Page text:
The ADRS database included a total of 3,087 records where the date of vaccination (or onset of adverse event, if vaccination date was not reported) was between 1 January and 31 December 2014.
In 2014, 82% of AEFI (n=2,521) were reported to the TGA via states and territories, while the rest were reported directly to the TGA by healthcare professionals (12% n=355), members of the public (4% n=119), vaccine companies (3% n=88) and hospitals (1% n=43).
The overall reporting rate for 2014 was 13.2 per 100,000 population compared with 13.9 per 100,000 in 2013. The highest peak was observed in 2010 (17.4 per 100,000) predominantly due to reports in children following vaccination with the pandemic and 2010 seasonal trivalent influenza vaccines.11
The vast majority of reported events in 2014 (from all reporter types) were of a non-serious nature similar to the previous years (Figure 1).9,10 Figures 2a, 2b and 2c demonstrate marked variations in reporting levels in association with previous changes to the NIP from 2000 onwards. The decrease in reports in 2014 was predominantly due to a decline in reports following HPV vaccines in adolescents, and cessation of the hepatitis B program in schools (Figure 2c).
Figure 1: Adverse events following immunisation, ADRS database, 2000 to 2014, by quarter and year of vaccination
For reports where the date of vaccination was not recorded, the date of onset or date event was reported to the Therapeutic Goods Administration was used as a proxy for vaccination date.
Figure 2a: Adverse events following immunisation for children aged <1 year, ADRS database, 2000 to 2014, by quarter and year of vaccination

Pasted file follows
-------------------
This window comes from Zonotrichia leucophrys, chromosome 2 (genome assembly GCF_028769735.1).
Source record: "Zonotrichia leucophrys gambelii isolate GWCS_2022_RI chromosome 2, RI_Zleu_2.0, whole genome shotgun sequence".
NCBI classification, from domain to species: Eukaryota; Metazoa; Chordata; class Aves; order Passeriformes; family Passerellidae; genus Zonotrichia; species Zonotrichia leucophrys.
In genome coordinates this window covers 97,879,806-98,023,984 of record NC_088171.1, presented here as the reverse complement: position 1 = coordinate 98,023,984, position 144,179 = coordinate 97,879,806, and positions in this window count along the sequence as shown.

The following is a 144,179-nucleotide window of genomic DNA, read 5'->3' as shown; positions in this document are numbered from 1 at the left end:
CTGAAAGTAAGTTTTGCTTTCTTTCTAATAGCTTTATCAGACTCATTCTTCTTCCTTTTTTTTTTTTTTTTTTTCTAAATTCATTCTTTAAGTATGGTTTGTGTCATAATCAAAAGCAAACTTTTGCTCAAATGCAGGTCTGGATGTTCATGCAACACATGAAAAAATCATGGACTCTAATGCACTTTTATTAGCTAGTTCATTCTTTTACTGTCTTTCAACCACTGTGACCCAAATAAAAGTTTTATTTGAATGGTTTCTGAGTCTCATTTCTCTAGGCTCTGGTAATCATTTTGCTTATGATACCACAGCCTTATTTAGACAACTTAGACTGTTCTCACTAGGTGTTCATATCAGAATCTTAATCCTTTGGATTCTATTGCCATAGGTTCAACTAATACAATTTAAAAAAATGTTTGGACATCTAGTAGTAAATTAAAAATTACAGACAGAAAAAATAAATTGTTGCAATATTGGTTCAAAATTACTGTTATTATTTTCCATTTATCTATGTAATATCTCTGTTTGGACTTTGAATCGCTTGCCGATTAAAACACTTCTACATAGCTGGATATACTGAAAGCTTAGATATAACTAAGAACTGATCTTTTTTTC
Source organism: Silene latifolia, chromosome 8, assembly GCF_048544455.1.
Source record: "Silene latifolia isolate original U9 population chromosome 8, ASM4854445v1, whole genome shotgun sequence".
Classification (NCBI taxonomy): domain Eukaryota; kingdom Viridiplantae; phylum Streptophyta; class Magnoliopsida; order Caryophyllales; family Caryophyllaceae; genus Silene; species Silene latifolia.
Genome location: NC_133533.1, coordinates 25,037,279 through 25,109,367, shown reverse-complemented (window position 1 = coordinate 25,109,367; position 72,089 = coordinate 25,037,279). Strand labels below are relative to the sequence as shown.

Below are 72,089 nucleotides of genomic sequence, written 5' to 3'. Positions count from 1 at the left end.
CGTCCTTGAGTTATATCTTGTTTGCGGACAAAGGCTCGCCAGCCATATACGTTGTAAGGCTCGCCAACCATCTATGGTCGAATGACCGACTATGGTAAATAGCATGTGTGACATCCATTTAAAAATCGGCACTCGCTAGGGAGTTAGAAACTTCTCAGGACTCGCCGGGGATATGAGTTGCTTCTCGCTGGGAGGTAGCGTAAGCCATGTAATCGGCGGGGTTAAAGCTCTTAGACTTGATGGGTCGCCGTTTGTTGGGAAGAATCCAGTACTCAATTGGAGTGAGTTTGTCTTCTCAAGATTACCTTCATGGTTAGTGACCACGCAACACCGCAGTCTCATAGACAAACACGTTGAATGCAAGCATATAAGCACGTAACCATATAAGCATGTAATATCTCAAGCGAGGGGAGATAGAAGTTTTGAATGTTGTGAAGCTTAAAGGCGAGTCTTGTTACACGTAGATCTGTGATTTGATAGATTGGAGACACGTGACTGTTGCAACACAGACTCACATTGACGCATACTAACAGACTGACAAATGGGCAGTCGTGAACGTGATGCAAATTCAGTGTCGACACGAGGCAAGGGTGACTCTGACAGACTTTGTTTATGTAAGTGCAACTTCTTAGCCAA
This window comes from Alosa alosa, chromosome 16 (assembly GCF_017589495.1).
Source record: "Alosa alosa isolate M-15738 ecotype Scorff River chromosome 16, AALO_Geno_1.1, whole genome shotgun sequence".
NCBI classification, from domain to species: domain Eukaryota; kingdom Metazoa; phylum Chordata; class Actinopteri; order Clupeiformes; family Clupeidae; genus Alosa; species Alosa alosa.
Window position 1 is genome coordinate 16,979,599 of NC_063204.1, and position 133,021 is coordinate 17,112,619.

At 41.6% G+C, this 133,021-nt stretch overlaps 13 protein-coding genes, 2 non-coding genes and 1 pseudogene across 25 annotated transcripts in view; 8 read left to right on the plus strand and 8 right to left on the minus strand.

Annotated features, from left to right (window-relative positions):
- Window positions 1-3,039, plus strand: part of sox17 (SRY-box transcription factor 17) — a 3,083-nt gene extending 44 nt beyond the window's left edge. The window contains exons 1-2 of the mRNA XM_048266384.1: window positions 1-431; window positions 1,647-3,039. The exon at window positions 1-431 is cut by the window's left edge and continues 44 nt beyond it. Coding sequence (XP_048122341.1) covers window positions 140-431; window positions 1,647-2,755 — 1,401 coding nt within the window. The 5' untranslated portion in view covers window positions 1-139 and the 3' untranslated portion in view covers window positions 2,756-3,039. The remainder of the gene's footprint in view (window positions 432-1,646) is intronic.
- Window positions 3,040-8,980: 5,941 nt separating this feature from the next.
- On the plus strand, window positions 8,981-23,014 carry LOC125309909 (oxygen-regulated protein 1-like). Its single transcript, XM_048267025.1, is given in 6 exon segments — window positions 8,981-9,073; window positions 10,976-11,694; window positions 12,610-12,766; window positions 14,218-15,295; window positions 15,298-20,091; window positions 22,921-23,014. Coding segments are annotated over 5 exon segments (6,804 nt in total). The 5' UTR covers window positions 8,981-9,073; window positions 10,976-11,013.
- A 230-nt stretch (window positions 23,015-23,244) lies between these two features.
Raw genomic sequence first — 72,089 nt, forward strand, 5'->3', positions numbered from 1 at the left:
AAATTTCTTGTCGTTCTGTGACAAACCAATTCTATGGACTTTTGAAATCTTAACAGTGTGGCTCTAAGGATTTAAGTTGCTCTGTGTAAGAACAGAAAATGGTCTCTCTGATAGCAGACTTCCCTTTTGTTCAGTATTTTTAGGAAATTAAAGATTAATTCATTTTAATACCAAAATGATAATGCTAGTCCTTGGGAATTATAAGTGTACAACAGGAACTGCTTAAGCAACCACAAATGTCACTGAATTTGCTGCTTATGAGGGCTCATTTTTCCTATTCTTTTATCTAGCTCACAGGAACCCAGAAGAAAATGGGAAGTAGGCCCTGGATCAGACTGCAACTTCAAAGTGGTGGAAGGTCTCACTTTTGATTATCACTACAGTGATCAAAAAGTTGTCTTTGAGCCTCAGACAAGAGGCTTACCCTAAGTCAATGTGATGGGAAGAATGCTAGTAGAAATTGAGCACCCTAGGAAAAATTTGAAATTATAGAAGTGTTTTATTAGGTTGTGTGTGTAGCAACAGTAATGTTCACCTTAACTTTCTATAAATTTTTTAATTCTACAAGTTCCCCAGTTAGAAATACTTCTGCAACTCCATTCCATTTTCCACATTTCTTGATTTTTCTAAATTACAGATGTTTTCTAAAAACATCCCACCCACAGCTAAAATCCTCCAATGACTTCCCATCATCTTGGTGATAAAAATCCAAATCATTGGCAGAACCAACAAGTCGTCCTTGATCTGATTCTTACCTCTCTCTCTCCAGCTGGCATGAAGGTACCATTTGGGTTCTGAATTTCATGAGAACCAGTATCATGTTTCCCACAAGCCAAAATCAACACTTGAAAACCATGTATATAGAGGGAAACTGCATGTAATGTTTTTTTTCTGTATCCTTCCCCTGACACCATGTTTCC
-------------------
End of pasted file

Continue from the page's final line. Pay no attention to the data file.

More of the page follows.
* Safety signal for fever and febrile convulsion found to be due to Seqirus, formerly bioCSL Fluvax 2010 TIV in children.
DTPa-IPV and DTPa-IPV-HepB-Hib (hexavalent) vaccines were introduced into the National Immunisation Program schedule in November 2005; rotavirus (RotaTeq® and Rotarix®) vaccines on 1 July 2007; pH1N1 influenza vaccine for children 6 months to 10 years on December 2009; seasonal trivalent influenza vaccine in 2010, which was an extension of existing adult and Indigenous programs to at-risk populations; and the 13-valent pneumococcal conjugate vaccine (13vPCV) on 1 July 2011 (Table 1).
For reports where the date of vaccination was not recorded, the date of onset or date event was reported to the Therapeutic Goods Administration was used as a proxy for vaccination date.
Figure 2b: Adverse events following immunisation for children aged 1 to <7 years in frequently reported vaccines, ADRS database, 2000 to 2014, by quarter and year of vaccination
* Safety signal for fever and febrile convulsion found to be due to Seqirus, formerly bioCSL, Fluvax 2010 TIV in children.
DTPa-IPV was introduced into the National Immunisation Program schedule in November 2005 replacing DTPa and OPV; seasonal trivalent influenza vaccine in 2010, which was an extension of existing adult and Indigenous programs to at-risk populations; MMRV and HibMenC vaccines on July 2013, and HPV program extended to boys in February 2013 (Table 1).